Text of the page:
Guns and Alcohol Don’t Mix, but Guns and Self-defense Do

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Guns and Alcohol Don't Mix, but Guns and Self-defense Do
Guns and Alcohol Don't Mix, but Guns and Self-defense Do

Guns and Alcohol Don't Mix, but Guns and Self-defense Do
Guns and Alcohol Don't Mix, but Guns and Self-defense Do
I’m familiar with the awful consequences that can result when guns, booze, and testosterone intersect. I lost a close friend several years ago in a Dayton-area nightclub shooting.

The degenerate who shot Derek had a prior record for shooting someone and was carrying a weapon illegally when he fired blindly into a crowd after being denied entry into the party. My friend, a well-respected journalist, died on the spot.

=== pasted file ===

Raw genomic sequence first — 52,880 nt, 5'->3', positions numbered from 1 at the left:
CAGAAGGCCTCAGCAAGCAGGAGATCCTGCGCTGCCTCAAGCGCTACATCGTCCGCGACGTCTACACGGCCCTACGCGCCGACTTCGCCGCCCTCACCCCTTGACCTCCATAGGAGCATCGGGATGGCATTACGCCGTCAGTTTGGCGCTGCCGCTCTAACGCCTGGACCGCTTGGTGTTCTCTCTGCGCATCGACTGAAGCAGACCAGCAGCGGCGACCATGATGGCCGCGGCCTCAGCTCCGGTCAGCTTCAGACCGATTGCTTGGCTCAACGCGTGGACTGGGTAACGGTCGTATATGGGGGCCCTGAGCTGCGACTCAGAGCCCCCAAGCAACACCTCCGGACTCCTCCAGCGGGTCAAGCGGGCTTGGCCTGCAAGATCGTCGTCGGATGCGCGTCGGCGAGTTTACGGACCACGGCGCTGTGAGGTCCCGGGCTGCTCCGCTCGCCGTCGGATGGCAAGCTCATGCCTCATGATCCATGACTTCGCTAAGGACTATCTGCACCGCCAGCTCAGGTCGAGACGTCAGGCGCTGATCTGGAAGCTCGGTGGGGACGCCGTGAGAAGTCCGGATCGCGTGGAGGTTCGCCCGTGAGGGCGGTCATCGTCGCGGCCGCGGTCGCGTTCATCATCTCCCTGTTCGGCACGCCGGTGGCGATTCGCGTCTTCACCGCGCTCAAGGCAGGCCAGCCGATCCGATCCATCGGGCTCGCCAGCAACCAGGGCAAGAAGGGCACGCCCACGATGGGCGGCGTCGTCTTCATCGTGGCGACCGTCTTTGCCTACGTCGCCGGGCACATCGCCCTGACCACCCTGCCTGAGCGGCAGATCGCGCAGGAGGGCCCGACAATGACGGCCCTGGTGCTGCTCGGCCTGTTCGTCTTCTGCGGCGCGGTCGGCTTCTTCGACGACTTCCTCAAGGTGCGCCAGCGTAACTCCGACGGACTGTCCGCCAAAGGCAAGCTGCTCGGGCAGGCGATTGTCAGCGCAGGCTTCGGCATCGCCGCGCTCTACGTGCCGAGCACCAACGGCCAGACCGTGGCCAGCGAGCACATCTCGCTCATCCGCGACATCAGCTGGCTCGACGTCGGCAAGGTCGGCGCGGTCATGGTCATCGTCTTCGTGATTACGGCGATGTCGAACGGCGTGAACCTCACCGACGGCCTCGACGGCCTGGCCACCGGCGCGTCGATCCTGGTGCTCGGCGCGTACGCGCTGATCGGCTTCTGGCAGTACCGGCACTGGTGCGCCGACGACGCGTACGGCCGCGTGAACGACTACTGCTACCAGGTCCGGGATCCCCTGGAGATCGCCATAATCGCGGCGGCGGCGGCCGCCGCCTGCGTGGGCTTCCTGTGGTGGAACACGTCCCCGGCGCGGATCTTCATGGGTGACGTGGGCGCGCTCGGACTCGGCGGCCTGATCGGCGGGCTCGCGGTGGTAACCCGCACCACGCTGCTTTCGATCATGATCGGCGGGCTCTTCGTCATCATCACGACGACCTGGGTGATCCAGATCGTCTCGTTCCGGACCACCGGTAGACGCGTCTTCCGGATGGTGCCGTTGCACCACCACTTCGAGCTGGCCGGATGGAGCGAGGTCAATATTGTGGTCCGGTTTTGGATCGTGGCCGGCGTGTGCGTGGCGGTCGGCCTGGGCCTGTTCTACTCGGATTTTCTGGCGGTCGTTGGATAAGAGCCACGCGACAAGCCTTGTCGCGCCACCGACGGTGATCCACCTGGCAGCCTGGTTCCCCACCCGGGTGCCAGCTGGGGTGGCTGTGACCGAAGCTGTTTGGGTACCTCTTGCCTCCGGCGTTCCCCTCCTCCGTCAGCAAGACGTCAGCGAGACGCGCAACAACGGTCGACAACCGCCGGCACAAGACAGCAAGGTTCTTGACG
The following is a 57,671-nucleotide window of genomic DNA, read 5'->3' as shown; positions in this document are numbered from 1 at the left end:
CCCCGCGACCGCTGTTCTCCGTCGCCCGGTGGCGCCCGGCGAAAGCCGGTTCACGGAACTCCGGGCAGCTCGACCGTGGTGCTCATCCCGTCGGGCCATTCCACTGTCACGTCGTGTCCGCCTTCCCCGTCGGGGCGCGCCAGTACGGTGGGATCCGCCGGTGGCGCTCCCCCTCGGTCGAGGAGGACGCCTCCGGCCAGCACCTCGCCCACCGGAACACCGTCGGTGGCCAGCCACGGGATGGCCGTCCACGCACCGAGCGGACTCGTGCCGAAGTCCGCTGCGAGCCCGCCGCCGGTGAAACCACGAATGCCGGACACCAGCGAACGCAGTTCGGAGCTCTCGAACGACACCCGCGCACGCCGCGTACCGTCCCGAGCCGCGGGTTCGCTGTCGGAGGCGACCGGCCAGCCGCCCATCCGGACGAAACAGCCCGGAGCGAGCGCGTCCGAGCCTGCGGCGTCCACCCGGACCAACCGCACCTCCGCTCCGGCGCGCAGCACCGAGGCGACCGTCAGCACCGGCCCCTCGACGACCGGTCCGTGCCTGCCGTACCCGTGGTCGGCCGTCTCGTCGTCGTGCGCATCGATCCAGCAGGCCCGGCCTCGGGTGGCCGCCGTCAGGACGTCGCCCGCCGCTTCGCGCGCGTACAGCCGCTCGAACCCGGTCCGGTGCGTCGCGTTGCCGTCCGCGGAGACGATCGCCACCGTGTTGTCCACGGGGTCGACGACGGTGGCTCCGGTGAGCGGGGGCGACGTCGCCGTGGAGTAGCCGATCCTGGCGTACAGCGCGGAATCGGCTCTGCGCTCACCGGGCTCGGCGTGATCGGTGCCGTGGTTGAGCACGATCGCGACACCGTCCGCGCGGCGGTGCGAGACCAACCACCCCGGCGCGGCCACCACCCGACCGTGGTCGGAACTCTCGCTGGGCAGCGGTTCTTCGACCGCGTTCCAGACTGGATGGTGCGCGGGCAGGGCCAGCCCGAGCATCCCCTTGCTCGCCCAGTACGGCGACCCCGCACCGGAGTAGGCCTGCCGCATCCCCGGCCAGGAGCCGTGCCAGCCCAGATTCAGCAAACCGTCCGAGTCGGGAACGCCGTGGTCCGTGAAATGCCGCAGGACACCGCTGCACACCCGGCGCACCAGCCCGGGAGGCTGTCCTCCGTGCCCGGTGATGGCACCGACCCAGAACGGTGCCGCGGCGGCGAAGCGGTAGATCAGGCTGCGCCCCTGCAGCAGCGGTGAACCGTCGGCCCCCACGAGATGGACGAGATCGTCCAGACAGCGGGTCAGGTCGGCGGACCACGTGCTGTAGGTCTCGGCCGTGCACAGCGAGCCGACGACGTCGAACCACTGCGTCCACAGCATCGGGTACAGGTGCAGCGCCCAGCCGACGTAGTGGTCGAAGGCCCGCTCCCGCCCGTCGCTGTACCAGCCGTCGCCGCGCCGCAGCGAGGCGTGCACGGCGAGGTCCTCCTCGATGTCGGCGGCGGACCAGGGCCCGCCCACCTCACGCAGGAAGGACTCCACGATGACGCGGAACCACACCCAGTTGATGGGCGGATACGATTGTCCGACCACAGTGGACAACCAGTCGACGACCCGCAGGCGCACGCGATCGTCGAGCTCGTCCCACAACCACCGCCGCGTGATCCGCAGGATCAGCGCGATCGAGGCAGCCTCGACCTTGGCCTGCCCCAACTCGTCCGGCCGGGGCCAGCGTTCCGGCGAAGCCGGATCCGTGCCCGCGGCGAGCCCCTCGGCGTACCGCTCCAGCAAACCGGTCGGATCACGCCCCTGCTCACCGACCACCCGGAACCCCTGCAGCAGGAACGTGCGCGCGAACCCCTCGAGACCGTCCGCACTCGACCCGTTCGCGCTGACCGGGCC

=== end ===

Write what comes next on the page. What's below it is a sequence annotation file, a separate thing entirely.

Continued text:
That loss helped form my opinion about the question of legally concealed weapons in places that serve alcohol: It’s risky public policy. Loaded drunks toting loaded guns in venues full of strangers strike me as unnatural disasters hanging on hair-triggers.

But here’s my problem: I’m starting to believe that legislation recently passed in the Ohio House and Senate that allows concealed carry in places that serve alcohol is a public safety measure that could grow in importance as Ohio’s cities become less well-policed.

*Ed’s note: please read the whole story before commenting.

Read more at Cleveland.com